Mediterranean Foresight Forum
Global strategic interest has been growing around the Mediterranean, a region facing political tensions, armed conflict, economic and social instability, and transnational criminal networks. These complex issues demand solutions that cross traditional boundaries of policymaking.
The Mediterranean Foresight Forum was a RAND-funded effort to monitor current affairs, analyse future scenarios and simulate policy options to support the implementation of comprehensive responses to these challenges.
New and emerging geo-political challenges are reshaping the international order, requiring governments to consider novel strategies and tools that integrate diplomatic, economic, and military instruments of power. This dynamic is particularly evident in the Mediterranean, which has progressively returned to a region of global strategic interest.
Political tensions, armed conflict, economic and social instability and transnational criminal networks demand solutions that transcend traditional institutional boundaries of domestic and international policymaking. Although there is plenty of information (and misinformation) being shared among both government officials and the public, there appears to be a lack of coherence, comprehensive analysis, and use of evidence to support strategic-level decision making at both national and international levels.
The overarching objective of the Mediterranean Foresight Forum (MFF) was to act as a policy shaping mechanism, connecting current political, social, economic and technological developments in the region with short-term policy agendas (1-3 years). The MFF aims to support the development of comprehensive, integrated civil-military responses to complex challenges through an innovative combination of research, scenario-based sensitivity analysis and table top-exercises. The MFF focused on cross-cutting issues grouped under three themes:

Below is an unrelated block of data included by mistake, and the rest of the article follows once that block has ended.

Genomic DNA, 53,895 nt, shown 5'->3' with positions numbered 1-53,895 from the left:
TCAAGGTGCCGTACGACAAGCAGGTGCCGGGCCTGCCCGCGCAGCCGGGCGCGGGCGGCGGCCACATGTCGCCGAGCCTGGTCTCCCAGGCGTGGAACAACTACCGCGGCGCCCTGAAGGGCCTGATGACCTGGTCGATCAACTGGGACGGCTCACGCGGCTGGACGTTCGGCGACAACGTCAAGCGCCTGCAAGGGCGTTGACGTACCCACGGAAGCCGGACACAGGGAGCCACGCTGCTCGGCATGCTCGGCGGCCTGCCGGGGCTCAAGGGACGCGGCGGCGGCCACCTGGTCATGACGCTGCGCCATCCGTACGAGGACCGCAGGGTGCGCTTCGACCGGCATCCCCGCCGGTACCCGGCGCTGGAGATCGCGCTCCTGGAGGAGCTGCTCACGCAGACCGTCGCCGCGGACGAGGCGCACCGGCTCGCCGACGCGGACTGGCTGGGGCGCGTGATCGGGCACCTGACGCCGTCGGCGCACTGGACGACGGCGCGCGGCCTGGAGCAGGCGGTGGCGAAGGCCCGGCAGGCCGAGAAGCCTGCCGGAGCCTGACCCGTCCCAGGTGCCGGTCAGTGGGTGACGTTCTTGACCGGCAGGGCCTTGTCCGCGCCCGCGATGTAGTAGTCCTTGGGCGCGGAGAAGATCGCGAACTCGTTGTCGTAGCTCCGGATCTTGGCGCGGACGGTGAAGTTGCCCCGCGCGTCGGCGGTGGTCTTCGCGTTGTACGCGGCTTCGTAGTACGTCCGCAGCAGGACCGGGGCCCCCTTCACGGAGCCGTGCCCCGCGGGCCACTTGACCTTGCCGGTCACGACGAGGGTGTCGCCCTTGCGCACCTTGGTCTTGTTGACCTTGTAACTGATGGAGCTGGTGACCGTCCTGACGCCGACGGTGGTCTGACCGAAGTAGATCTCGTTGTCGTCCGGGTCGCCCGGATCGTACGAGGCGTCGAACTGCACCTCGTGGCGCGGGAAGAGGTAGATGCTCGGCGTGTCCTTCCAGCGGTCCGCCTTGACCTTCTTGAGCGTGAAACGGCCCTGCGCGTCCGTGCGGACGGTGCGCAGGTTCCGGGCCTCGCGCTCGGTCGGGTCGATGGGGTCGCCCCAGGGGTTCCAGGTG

- Foreign policy and diplomacy
- Defence and security
- Criminal activities
The MFF made a number of key observations:
- Unprecedented challenges in the region require high levels of civil-military and intergovernmental cooperation. These challenges, which are undermining the stability of the entire region, include growing criminalisation, widespread insecurity, the volatility of key states and the lack of coherent and coordinated policy responses.
- All the complex issues and problems in the Mediterranean region are interconnected. The escalation of one particular issue leads to ramifications across a number of different areas. For example, conflicts and crises, such as in Syria, mobilise high numbers of refugees which add to the number of migrants leaving the region. The scale of the migrant exodus allows for criminal enterprises involved in people smuggling to flourish and puts significant political pressure on Europe, both for individual member states and the region as a whole.
- The link between terrorism and criminal activities in the Mediterranean region should not be overlooked. Terrorist groups in the region often use different forms of criminality as a means of generating funding in pursuit of their objectives. The criminalisation of the Mediterranean region, with refugees looking to travel to Europe being exploited by criminal enterprises profiting from people smuggling and criminal activities. Evidence suggests that in some isolated cases human smuggling networks have been used to infiltrate terrorists in Europe.
- Diplomacy is a key component of a sustainable solution to migration challenges. This should focus on push factors in the countries of origin, such as conflicts, weak governance and criminal networks, as well as pull factors within the EU and beyond.
- The actions of external players, for example Russia and the U.S., in individual countries of the region represent a significant complicating and potentially escalatory factor. A major concern for defence planners on all sides has been the conduct of parallel U.S.-led and Russian aerial campaigns over Syria, which poses the risk of an unintended confrontation due to miscommunication, mistrust or other error.
- Islamic State is not likely to disappear, even if it is eradicated from one country in the Mediterranean region. Destroying Islamic State in one country while other countries remain fragile and violent is likely to see the problem relocate rather than disappear.
- Further risks to the security and stability are likely to emerge in the Mediterranean region. Problems are likely to escalate if the EU fails to successfully deal with the complexity of the refugee crisis, the U.S. increasingly prioritises the Far East over European affairs and Russia increases its influence and presence in the region.